Finally, we realize that it is an extremely difficult task to establish a standard for when a veteran's home is considered to be rural. This legislation attempts to do so by stating that if a veteran lives more than 60 miles from the nearest VA health care facility then they live in a rural area. However, this is very much a subjective idea. Access to VA health care is subject not only to distance, but time and population density as well.
PVA strongly supports S. 1537, a bill that would codify the Parkinson's Disease, Research, and Educational Centers as well as the Multiple Sclerosis (MS) Centers of Excellence. We would like to express our sincere thanks to Senator Akaka for introducing this legislation. This proposal appropriately recognizes the successful strategy of the Veterans Health Administration (VHA) to focus its system-wide service and research expertise on two critical care segments of the veteran population.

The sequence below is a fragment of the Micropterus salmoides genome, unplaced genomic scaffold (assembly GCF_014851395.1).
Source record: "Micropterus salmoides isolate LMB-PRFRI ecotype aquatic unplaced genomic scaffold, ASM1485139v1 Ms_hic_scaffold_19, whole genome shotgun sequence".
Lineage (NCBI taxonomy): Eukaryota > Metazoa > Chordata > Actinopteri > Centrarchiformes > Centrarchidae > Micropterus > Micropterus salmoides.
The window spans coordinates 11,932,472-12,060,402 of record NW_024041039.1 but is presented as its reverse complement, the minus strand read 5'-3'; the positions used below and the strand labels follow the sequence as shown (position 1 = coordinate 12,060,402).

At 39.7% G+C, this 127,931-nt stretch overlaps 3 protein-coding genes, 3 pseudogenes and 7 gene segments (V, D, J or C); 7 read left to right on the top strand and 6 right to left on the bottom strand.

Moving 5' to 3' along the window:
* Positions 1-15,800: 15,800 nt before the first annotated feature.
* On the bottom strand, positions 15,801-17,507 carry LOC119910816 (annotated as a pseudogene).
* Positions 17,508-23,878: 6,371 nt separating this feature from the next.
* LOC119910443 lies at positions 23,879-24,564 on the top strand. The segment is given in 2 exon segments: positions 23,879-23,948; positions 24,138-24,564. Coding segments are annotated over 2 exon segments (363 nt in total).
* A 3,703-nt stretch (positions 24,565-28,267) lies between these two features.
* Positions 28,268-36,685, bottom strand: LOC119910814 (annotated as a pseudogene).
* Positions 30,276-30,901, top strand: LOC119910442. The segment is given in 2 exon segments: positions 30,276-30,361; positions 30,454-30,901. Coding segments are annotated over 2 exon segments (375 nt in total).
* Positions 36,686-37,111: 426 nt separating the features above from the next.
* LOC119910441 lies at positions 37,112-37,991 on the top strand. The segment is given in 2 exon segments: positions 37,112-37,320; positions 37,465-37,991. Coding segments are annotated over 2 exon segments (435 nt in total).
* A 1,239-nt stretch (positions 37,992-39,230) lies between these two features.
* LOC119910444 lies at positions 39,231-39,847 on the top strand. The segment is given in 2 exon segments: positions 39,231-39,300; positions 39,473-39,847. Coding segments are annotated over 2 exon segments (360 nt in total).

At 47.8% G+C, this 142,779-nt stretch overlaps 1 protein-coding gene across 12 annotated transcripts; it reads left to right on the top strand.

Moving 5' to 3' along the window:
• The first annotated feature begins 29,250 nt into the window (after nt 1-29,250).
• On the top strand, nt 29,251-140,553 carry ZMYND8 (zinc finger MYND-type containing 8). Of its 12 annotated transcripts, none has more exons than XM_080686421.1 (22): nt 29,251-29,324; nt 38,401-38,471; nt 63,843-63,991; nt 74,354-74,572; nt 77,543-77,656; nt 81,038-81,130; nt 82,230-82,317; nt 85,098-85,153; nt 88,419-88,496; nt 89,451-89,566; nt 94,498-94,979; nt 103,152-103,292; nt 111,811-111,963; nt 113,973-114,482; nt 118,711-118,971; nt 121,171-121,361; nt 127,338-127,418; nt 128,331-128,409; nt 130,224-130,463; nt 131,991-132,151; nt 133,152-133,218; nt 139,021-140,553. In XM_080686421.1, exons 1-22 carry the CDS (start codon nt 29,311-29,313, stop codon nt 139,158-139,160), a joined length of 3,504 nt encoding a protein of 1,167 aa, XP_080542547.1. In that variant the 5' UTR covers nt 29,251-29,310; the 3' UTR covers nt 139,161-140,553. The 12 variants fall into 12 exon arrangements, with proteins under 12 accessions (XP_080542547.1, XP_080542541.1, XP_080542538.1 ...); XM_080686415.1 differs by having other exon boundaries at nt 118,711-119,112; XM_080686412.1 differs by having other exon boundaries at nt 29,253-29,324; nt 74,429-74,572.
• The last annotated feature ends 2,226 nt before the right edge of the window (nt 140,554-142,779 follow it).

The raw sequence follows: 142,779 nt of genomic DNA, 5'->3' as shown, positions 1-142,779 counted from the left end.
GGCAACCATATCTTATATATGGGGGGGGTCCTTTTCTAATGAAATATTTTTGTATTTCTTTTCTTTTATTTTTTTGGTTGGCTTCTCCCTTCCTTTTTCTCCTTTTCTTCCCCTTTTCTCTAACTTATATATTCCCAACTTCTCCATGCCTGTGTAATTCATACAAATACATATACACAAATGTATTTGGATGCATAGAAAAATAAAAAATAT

Since 1997, PVA has worked closely with VA MS clinicians and administrators, as well as with private MS providers and advocates, to address the ?patchwork? service delivery for veterans with MS. From the beginning, we realized that within that ?patchwork? existed vital elements that, when brought together, could best serve veterans with MS.
The designation of two MS Centers of Excellence located in Baltimore and the Seattle/Portland area provides open access to centers engaged in marshaling VA expertise in diagnosis, service delivery, research and education. Furthermore, these programs are made available across the country through the ?hub and spokes? approach. The mid-term evaluation of these two centers acknowledged the success of VA's strategy.